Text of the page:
LXXXVIII. And assuredly that man is unworthy of everlasting life, who is not determined to prefer it to all other things, and to submit to any labour or exertion, how great soever, which the Divine wisdom has prescribed as a mean of attaining it. There is a story related by Marco Paulo the Venetian,* which, although strange, is well fitted to illustrate the present subject. The substance of it is as follows. A certain Tyrant in the country of Mulete, whose name was Aloadinus, formed a band of assassins, and availing himself of their unbridled ferocity, committed such ravages that he soon became a terror to all. To induce this execrable band of soldiers to hold themselves in readiness for whatever service he required, he had recourse to the following artifice. He had planted a garden for himself, situated in a most delightful valley, surrounded with lofty mountains, and furnished with every kind of pleasure, so as exactly to resemble the paradise of Mahommed, whose doctrines were held by himself and his subjects. The entrance was guarded by a well fortified castle, secured by a strong garrison ; and there was no other way of entering or departing from the garden. Now pretending that God had intrusted him with the key of para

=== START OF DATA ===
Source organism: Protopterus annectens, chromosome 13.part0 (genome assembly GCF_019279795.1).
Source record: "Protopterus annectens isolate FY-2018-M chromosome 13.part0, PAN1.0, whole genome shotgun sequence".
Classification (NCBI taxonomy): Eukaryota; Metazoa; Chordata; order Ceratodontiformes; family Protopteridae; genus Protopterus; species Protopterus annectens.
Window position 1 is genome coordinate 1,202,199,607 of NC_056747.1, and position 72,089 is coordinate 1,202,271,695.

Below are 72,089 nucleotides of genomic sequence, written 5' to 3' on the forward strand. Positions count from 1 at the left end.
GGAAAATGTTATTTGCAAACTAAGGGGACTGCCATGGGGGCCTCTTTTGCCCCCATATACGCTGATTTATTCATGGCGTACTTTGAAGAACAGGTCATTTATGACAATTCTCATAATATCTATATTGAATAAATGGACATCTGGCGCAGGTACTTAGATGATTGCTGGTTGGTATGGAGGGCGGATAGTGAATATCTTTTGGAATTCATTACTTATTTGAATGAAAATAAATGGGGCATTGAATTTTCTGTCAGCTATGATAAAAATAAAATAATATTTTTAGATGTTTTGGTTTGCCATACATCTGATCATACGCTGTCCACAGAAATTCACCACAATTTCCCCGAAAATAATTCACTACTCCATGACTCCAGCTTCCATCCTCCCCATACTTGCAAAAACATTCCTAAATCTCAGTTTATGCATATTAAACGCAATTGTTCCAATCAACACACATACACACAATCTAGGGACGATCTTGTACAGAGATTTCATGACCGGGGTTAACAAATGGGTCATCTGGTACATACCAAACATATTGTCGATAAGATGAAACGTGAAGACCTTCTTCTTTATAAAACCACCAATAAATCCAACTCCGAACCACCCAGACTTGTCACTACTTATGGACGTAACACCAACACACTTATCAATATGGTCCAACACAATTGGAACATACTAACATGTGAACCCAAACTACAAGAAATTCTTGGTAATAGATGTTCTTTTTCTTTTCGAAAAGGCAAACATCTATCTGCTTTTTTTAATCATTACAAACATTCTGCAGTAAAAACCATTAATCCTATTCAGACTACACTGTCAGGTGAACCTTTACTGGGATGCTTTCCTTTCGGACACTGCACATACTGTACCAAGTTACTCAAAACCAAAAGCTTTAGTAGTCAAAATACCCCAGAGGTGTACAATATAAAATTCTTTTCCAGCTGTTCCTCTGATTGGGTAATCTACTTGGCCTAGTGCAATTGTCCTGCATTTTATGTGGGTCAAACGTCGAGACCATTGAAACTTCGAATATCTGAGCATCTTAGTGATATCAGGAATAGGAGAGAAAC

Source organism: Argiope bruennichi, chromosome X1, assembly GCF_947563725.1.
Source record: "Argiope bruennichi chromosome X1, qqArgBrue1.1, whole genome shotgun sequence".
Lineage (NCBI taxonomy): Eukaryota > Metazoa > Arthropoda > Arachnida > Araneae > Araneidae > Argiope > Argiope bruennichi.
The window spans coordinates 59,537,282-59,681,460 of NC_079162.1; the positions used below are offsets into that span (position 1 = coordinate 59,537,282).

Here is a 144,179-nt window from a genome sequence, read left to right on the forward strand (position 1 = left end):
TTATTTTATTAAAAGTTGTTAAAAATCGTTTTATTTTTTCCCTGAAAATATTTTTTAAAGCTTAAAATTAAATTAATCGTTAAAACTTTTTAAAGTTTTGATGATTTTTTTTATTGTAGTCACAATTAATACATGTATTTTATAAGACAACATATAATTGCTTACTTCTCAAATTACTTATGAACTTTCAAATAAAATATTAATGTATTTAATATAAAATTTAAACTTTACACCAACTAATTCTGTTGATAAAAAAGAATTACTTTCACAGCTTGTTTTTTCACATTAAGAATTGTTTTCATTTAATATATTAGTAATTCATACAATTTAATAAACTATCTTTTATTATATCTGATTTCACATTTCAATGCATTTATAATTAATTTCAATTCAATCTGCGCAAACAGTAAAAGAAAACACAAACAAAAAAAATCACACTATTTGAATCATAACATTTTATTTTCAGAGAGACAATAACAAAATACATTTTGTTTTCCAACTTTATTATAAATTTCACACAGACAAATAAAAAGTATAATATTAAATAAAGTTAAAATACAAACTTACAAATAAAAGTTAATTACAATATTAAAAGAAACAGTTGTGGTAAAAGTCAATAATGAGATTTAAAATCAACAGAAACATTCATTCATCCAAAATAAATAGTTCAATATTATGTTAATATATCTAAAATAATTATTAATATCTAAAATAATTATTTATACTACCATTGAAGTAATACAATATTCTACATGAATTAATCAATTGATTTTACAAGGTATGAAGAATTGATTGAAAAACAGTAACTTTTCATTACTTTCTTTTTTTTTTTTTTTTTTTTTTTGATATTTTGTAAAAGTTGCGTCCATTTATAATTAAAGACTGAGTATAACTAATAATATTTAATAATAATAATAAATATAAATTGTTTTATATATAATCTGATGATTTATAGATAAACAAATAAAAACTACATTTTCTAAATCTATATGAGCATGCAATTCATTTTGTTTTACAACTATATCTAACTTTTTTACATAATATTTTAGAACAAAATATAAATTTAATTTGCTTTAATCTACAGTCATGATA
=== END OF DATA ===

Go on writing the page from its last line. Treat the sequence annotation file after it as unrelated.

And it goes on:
Itiner. lib. i. cap. 28.

i Mat. v. 20. 89 See Note LXXXIX.

dise, the Tyrant caused those whom he wished to render thoroughly obsequious to his orders, to be first intoxicated with a kind of poisonous liquor, and when by this means overcome with sleep, to be conveyed unconsciously into his enchanting garden, that when they awoke and found themselves in the midst of such extraordinary pleasures, they might imagine they were caught up into the paradise of God. But when they had scarcely begun to taste the numerous delights around them, being stupified by the same liquor, they were carried out of the paradise. After returning to their sober senses, they could not help lamenting that they had lost so great a felicity, and were perfectly willing to suffer death for the sake of being exalted to the perpetual enjoyment of such a life. The Tyrant thus imposed on simple young men, that, prepared to exchange the present life for that felicity, they might be prodigal of their blood, and might not shrink from the most hazardous enterprize. But if so gross a deception had so powerful an effect on the minds of men, to what noble efforts ought not we to be stimulated by the certain hope and the undoubted first-fruits of a solid and substantial felicity ?

Lxxxix. God indeed has freely promised that future bliss to his people. It is “ the gift of God through “ Jesus Christ our Lord.”j Our title to eternal life is not founded on any merit of our own works, but solely on the satisfaction which Christ hath made in our stead. Let none, however, expect to obtain the possession of it otherwise than in the way of good works. The Apostle's earnest exhortation to all is, “Work out your own “salvation with fear and trembling.”k The attainment

1 Rom. vi. 23.

k Philip. ii. 12